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Wednesday, 15 April 2015

Wednesday, 15 April 2015

Essex mesothelioma patient highlights dangers of asbestos


An acutely-ill Essex woman is looking to raise awareness of the dangers of contracting terminal diseases related to asbestos.

Annette Turnball is suffering from mesothelioma, a malignant cancer of the lung linings which can remain undetected for up to 50 years.

Regular asbestos exposure at work caused illness


During the 1970s, Mrs Turnball worked at a Harlow print factory, where the 63-year-old believes she was regularly exposed to toxic fibres.

Despite the 40-year gap, Mrs Turnball learned only last year she was suffering from mesothelioma, a variant of which struck down her husband at about the same period.

Long latency – then kills within months


Mesothelioma often kills within a few months of diagnosis, as Simpson Millar's head of industrial disease Emma Costin explained.

"It is provenly caused by the inhalation of fibres from asbestos, a building material once popular for its insulation and fire-retardant properties," Emma said.

"Although asbestos was banned in the UK in 1999, the material remains present in many thousands of old buildings and facilities, from shipyards and factories to domestic dwellings."

"Check your homes"


During the 1950s development of Harlow, asbestos was commonly used in the construction of industrial premises and houses. Now Mrs Turnball is pressing residents of the Essex new town and elsewhere to conduct thorough searches of their properties.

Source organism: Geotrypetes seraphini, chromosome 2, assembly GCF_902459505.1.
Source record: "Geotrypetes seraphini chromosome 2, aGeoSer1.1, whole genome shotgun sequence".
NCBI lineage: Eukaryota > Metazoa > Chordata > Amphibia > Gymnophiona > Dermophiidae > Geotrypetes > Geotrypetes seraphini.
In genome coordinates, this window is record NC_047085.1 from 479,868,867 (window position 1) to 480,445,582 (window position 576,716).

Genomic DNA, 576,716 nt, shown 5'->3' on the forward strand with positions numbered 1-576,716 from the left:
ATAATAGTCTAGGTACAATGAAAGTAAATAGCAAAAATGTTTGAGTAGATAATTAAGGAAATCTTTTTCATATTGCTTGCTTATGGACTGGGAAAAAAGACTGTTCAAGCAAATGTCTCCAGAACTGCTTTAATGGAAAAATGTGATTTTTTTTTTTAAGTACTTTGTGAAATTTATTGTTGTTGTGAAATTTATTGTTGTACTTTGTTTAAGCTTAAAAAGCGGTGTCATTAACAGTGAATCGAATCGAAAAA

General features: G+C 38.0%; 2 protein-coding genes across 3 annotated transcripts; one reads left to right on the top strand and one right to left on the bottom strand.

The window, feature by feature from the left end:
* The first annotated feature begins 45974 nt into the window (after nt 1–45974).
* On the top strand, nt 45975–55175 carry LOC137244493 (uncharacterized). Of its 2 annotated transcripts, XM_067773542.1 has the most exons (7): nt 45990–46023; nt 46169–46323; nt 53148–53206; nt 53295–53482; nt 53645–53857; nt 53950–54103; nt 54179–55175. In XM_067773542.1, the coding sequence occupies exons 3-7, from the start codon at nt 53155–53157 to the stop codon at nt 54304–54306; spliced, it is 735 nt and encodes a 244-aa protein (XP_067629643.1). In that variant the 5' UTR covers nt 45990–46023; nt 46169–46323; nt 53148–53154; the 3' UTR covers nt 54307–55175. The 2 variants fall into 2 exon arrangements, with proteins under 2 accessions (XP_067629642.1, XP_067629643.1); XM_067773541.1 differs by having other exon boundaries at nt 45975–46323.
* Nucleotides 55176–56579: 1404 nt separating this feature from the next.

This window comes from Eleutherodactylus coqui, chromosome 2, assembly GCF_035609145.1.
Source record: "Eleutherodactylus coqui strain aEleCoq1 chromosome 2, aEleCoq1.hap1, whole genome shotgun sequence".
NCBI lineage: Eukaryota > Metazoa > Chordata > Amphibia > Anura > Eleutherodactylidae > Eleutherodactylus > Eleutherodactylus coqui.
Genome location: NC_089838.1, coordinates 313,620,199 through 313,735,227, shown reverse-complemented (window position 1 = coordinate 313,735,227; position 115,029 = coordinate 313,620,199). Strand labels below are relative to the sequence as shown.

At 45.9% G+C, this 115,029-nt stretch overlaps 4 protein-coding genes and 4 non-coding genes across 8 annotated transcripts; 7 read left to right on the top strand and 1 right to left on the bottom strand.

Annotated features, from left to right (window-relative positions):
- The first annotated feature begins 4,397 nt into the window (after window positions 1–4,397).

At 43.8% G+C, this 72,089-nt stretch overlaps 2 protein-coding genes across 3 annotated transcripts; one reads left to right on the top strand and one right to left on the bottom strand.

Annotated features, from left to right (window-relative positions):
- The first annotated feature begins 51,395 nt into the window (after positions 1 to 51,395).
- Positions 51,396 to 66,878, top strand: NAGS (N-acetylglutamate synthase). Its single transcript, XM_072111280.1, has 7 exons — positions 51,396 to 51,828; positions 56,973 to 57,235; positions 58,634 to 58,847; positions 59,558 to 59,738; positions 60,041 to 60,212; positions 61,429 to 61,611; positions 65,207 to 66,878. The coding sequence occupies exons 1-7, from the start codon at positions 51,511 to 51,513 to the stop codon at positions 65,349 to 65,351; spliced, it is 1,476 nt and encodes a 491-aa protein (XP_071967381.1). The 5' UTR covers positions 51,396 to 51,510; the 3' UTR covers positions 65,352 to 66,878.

Disease dormant for 40 years


Mrs Turnball spoke of the shock she felt when she was diagnosed with mesothelioma.

"It was something that laid dormant for such a long time but it has now reared its ugly head 40 years later," Mrs Turnball said.

"It started off when I was breathing rapidly and I thought I had anxiety, but when I went to see a doctor I was told I had mesothelioma."

Describing the cancer as a silent killer for which no cure is available, Mrs Turnball added: "It is weakening my body and I'm having to use a walking frame to get around."

Awareness should be raised immediately


Mrs Turnball has received medical support from St Clare Hospice, which in January mounted a presentation afternoon designed to heighten knowledge of the dangers of mesothelioma.

Concerned that the disease could strike others in her family without warning, Mrs Turnball said: "Removing asbestos is expensive and difficult and everyone should be aware of how deadly it is. I want to raise awareness of this issue."

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